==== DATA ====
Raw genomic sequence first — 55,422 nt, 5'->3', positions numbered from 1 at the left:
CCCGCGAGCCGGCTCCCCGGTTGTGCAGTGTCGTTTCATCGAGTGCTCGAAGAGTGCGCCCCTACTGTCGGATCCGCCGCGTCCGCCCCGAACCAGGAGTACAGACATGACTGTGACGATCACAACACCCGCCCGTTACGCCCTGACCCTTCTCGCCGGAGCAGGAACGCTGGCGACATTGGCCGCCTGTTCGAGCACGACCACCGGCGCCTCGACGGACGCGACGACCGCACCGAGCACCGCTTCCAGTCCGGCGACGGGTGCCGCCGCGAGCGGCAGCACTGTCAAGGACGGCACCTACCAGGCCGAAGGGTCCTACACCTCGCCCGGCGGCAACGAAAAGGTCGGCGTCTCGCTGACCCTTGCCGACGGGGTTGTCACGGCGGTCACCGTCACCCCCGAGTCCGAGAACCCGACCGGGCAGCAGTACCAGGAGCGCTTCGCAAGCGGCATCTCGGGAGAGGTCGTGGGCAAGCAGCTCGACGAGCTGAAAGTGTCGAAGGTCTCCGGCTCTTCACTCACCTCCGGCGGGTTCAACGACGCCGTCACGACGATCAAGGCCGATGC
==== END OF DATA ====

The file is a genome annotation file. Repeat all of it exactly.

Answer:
Raw genomic sequence first — 55,422 nt, 5'->3', positions numbered from 1 at the left:
CCCGCGAGCCGGCTCCCCGGTTGTGCAGTGTCGTTTCATCGAGTGCTCGAAGAGTGCGCCCCTACTGTCGGATCCGCCGCGTCCGCCCCGAACCAGGAGTACAGACATGACTGTGACGATCACAACACCCGCCCGTTACGCCCTGACCCTTCTCGCCGGAGCAGGAACGCTGGCGACATTGGCCGCCTGTTCGAGCACGACCACCGGCGCCTCGACGGACGCGACGACCGCACCGAGCACCGCTTCCAGTCCGGCGACGGGTGCCGCCGCGAGCGGCAGCACTGTCAAGGACGGCACCTACCAGGCCGAAGGGTCCTACACCTCGCCCGGCGGCAACGAAAAGGTCGGCGTCTCGCTGACCCTTGCCGACGGGGTTGTCACGGCGGTCACCGTCACCCCCGAGTCCGAGAACCCGACCGGGCAGCAGTACCAGGAGCGCTTCGCAAGCGGCATCTCGGGAGAGGTCGTGGGCAAGCAGCTCGACGAGCTGAAAGTGTCGAAGGTCTCCGGCTCTTCACTCACCTCCGGCGGGTTCAACGACGCCGTCACGACGATCAAGGCCGATGC